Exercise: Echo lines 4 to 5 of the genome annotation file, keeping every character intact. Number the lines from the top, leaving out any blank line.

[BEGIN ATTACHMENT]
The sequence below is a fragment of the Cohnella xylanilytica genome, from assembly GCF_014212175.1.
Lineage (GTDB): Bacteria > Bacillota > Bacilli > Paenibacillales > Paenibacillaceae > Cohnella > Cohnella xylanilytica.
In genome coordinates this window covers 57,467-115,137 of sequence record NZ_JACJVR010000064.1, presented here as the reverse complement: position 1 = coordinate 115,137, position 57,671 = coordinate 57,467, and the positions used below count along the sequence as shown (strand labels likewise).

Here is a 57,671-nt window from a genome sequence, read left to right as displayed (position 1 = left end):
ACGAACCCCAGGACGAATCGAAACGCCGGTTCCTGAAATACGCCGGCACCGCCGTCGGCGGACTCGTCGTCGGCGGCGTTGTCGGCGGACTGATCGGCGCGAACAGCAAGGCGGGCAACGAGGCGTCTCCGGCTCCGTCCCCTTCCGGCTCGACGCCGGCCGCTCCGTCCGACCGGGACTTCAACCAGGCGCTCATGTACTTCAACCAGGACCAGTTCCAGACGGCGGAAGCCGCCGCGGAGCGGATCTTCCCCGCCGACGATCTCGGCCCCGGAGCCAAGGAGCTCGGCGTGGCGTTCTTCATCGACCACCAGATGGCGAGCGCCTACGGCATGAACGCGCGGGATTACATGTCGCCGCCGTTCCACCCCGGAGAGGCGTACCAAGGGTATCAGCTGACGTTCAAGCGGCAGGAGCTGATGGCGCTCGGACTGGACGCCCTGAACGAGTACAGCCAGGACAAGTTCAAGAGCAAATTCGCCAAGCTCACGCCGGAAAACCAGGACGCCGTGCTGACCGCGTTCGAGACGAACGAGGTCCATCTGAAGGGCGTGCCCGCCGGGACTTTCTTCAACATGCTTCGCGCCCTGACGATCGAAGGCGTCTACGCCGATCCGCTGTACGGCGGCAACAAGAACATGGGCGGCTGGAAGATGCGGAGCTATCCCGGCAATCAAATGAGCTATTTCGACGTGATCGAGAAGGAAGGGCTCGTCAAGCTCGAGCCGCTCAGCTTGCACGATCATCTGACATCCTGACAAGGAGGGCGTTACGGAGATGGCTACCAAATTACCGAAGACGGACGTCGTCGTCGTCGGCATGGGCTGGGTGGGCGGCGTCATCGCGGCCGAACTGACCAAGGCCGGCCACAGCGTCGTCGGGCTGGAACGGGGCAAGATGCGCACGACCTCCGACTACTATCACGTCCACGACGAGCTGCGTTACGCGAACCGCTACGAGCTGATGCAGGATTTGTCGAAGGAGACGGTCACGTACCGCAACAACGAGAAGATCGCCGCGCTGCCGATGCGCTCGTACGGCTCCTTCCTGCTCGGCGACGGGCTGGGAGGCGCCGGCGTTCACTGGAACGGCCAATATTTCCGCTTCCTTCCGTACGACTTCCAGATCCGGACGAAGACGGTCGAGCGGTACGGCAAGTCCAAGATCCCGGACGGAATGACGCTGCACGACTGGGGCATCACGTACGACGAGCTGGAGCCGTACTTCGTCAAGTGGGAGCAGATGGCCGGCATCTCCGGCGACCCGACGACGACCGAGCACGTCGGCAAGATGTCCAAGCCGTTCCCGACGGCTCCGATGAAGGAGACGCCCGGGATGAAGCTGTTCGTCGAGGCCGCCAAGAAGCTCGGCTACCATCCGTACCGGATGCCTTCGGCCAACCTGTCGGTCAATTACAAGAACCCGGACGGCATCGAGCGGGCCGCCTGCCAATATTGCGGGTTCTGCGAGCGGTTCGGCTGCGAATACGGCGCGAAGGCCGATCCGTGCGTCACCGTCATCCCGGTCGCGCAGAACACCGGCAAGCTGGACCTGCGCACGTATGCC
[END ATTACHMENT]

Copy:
Here is a 57,671-nt window from a genome sequence, read left to right as displayed (position 1 = left end):
ACGAACCCCAGGACGAATCGAAACGCCGGTTCCTGAAATACGCCGGCACCGCCGTCGGCGGACTCGTCGTCGGCGGCGTTGTCGGCGGACTGATCGGCGCGAACAGCAAGGCGGGCAACGAGGCGTCTCCGGCTCCGTCCCCTTCCGGCTCGACGCCGGCCGCTCCGTCCGACCGGGACTTCAACCAGGCGCTCATGTACTTCAACCAGGACCAGTTCCAGACGGCGGAAGCCGCCGCGGAGCGGATCTTCCCCGCCGACGATCTCGGCCCCGGAGCCAAGGAGCTCGGCGTGGCGTTCTTCATCGACCACCAGATGGCGAGCGCCTACGGCATGAACGCGCGGGATTACATGTCGCCGCCGTTCCACCCCGGAGAGGCGTACCAAGGGTATCAGCTGACGTTCAAGCGGCAGGAGCTGATGGCGCTCGGACTGGACGCCCTGAACGAGTACAGCCAGGACAAGTTCAAGAGCAAATTCGCCAAGCTCACGCCGGAAAACCAGGACGCCGTGCTGACCGCGTTCGAGACGAACGAGGTCCATCTGAAGGGCGTGCCCGCCGGGACTTTCTTCAACATGCTTCGCGCCCTGACGATCGAAGGCGTCTACGCCGATCCGCTGTACGGCGGCAACAAGAACATGGGCGGCTGGAAGATGCGGAGCTATCCCGGCAATCAAATGAGCTATTTCGACGTGATCGAGAAGGAAGGGCTCGTCAAGCTCGAGCCGCTCAGCTTGCACGATCATCTGACATCCTGACAAGGAGGGCGTTACGGAGATGGCTACCAAATTACCGAAGACGGACGTCGTCGTCGTCGGCATGGGCTGGGTGGGCGGCGTCATCGCGGCCGAACTGACCAAGGCCGGCCACAGCGTCGTCGGGCTGGAACGGGGCAAGATGCGCACGACCTCCGACTACTATCACGTCCACGACGAGCTGCGTTACGCGAACCGCTACGAGCTGATGCAGGATTTGTCGAAGGAGACGGTCACGTACCGCAACAACGAGAAGATCGCCGCGCTGCCGATGCGCTCGTACGGCTCCTTCCTGCTCGGCGACGGGCTGGGAGGCGCCGGCGTTCACTGGAACGGCCAATATTTCCGCTTCCTTCCGTACGACTTCCAGATCCGGACGAAGACGGTCGAGCGGTACGGCAAGTCCAAGATCCCGGACGGAATGACGCTGCACGACTGGGGCATCACGTACGACGAGCTGGAGCCGTACTTCGTCAAGTGGGAGCAGATGGCCGGCATCTCCGGCGACCCGACGACGACCGAGCACGTCGGCAAGATGTCCAAGCCGTTCCCGACGGCTCCGATGAAGGAGACGCCCGGGATGAAGCTGTTCGTCGAGGCCGCCAAGAAGCTCGGCTACCATCCGTACCGGATGCCTTCGGCCAACCTGTCGGTCAATTACAAGAACCCGGACGGCATCGAGCGGGCCGCCTGCCAATATTGCGGGTTCTGCGAGCGGTTCGGCTGCGAATACGGCGCGAAGGCCGATCCGTGCGTCACCGTCATCCCGGTCGCGCAGAACACCGGCAAGCTGGACCTGCGCACGTATGCC